Dan Bompa, A.Y. Elghazouli (2019)Behaviour of confined rubberised concrete members under combined loading conditions, In: Magazine of Concrete Researchpp. 1-55 ICE Publishing

This paper presents an experimental study into the fundamental response of reinforced concrete members, which incorporate rubber particles obtained from recycled tyres, subjected to combined axial–bending loading conditions. Tests on confined circular members with and without internal hoops or external fibre-reinforced polymer (FRP) sheets are described. The results show that the rubber particles enhance the confinement level activated, with confined/unconfined strength and deformation capacity ratios at least twice those of conventional concrete members. The hoop-confined members provided with 30% rubber developed a typical reinforced concrete behaviour, with relatively limited deformation capacity in comparison with FRP-confined members. The external confinement substantially enhanced the ultimate rotation of members incorporating 30% rubber, with ductility factors reaching up to ten for relatively small eccentricity levels. An increase in rubber content to 60% had a detrimental effect on the axial capacity, but increased the ultimate rotation up to twice in comparison with members with 30% rubber. Based on the test results, a design-oriented constitutive model for FRP-confined concrete and a variable confinement procedure for assessing the strength interaction of circular sections are proposed. The suggested procedures capture, in a realistic manner, the influence of rubber content on the strength and deformation characteristics of confined members.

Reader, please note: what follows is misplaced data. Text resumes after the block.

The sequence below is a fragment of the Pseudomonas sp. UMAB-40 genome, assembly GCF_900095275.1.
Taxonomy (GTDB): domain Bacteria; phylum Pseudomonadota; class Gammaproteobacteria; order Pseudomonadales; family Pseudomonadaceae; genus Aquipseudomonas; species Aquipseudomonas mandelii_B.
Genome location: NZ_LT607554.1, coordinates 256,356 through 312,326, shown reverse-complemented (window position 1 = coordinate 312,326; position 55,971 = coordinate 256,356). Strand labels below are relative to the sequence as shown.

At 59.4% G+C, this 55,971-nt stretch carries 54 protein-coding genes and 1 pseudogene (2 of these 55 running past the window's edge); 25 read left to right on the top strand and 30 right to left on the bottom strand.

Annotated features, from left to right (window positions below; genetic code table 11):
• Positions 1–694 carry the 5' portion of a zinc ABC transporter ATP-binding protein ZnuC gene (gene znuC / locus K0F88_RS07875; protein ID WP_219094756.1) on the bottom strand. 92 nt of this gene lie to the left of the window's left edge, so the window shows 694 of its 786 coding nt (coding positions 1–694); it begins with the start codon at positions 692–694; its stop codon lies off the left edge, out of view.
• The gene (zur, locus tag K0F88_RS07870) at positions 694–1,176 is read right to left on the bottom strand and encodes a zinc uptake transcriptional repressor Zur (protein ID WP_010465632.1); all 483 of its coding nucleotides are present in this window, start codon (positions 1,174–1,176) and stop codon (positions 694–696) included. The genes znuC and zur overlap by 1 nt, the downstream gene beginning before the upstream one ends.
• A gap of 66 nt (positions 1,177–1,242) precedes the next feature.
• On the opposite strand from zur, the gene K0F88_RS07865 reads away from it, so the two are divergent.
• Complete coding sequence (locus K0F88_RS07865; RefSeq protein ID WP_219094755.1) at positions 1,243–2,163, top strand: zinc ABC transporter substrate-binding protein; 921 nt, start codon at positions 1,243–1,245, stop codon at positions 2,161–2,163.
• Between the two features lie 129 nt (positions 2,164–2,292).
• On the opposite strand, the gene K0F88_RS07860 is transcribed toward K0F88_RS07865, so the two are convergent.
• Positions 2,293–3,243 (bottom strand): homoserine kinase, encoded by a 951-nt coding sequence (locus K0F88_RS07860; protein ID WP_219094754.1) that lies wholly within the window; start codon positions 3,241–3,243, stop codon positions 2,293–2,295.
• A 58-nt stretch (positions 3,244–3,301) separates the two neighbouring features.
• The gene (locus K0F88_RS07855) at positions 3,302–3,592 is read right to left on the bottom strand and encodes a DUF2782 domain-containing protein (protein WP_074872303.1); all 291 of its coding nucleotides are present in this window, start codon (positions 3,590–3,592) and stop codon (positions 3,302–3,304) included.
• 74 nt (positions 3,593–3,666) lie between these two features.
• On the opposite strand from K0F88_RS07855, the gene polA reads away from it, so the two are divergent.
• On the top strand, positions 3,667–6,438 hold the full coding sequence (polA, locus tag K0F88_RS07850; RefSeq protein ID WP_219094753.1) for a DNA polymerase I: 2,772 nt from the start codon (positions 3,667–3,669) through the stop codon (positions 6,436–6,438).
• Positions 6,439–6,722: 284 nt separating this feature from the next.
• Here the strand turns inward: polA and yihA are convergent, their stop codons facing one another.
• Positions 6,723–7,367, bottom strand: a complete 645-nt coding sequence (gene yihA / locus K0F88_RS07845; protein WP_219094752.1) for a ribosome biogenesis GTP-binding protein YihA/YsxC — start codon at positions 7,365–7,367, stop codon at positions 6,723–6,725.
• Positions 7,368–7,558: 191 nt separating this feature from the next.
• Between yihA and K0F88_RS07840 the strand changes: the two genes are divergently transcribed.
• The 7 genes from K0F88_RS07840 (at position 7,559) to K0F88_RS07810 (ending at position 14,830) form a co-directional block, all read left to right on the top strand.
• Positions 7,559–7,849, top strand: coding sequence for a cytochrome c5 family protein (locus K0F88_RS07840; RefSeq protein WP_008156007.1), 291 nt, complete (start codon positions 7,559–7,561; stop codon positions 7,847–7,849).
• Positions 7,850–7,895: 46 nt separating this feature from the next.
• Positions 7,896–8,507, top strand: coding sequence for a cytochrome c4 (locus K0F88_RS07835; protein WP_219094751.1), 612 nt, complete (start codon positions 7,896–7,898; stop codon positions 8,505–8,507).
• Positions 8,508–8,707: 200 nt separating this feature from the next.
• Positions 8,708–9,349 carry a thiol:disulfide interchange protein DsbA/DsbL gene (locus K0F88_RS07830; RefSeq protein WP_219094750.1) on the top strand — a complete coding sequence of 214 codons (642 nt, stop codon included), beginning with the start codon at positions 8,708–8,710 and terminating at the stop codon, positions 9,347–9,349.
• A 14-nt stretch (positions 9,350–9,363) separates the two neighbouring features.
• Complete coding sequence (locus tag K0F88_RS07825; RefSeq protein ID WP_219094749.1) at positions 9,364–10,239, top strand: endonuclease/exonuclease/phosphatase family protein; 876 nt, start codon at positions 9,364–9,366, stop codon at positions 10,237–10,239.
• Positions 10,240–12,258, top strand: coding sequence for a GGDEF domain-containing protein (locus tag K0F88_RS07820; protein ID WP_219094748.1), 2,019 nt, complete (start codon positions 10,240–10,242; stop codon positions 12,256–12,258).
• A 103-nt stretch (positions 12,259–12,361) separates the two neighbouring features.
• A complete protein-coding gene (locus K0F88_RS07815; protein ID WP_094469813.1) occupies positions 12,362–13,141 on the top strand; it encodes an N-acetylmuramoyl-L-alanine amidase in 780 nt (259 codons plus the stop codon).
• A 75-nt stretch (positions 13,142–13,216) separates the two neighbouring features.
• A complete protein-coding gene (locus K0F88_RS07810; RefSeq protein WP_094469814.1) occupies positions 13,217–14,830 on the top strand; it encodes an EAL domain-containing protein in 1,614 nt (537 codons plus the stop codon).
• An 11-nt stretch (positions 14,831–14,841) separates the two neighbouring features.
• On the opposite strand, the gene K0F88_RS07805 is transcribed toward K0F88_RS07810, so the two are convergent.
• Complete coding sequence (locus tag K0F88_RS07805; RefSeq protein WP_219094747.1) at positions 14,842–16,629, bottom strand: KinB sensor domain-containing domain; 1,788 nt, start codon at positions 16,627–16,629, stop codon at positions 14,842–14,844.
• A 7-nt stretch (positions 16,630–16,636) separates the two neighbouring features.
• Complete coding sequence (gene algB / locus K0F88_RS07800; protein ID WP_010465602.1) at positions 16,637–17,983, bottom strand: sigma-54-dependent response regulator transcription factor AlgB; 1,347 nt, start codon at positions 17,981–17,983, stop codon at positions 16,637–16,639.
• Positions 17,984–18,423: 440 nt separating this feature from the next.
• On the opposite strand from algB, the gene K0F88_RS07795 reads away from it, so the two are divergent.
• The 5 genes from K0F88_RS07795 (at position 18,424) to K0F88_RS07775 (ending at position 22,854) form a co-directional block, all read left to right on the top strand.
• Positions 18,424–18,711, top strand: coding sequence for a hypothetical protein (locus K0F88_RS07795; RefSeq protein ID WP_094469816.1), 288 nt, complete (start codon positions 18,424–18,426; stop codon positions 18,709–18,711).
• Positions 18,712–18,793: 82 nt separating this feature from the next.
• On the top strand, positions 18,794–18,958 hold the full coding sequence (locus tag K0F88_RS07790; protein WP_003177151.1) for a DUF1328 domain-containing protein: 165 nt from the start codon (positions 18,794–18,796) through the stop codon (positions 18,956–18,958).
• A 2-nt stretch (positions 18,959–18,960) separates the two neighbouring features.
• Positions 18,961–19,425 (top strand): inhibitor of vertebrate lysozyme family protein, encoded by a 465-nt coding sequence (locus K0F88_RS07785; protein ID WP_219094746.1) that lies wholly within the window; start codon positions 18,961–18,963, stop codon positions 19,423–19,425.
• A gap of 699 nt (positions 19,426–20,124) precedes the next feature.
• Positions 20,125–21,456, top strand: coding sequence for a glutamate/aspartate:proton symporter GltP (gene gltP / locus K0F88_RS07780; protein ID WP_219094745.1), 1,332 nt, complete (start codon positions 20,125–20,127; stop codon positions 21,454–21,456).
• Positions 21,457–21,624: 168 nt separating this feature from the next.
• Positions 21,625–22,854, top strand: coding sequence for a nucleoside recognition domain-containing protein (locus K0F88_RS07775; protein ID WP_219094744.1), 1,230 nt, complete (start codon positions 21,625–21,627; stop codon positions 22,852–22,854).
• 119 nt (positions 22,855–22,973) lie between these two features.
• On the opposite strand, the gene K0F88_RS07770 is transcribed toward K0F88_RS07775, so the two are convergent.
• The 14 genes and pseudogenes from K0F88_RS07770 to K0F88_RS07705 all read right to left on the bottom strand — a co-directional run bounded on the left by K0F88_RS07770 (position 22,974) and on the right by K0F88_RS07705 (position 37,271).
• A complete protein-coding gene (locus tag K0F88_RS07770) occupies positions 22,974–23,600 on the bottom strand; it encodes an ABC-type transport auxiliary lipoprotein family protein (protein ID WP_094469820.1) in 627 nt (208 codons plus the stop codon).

Ofelia Corbu, Dan V Bompa, Henriette Szilagyi (2021)Eco-efficient cementitious composites with large amounts of waste glass and plastic, In: Proceedings of the Institution of Civil Engineers. Engineering sustainability174(2)pp. 1-11 ICE Publishing

This paper presents an experimental study, which has been lacking to date, into the properties and applications of Waste Glass-Plastic Cementitious (WGPC) composites incorporating recycled aggregates as a full replacement of natural aggregates, with direct application in highly eco-efficient construction components. Detailed experimental assessments on the fresh properties, strength, and durability characteristics of such composites are undertaken. Particular focus is given to the mix rationale and optimisation process as well as possible routes of exploitation of such materials in construction elements. Experimental assessments showed that such composite materials meet the strength and durability criteria for direct application in practice. The best balance in terms of strength and workability was achieved for a waste glass-to-plastic aggregate ratio of 92/8. The presence of relatively large amounts of recycled waste glass particles with small sizes acted as secondary hydration products and contributed to achieving an adequate strength of the material. Besides lower unit weight and superior thermal properties compared to conventional concrete, WGPC components have shown a reliable behaviour under vehicle impact loading and potential wider application in sustainable non-structural construction applications.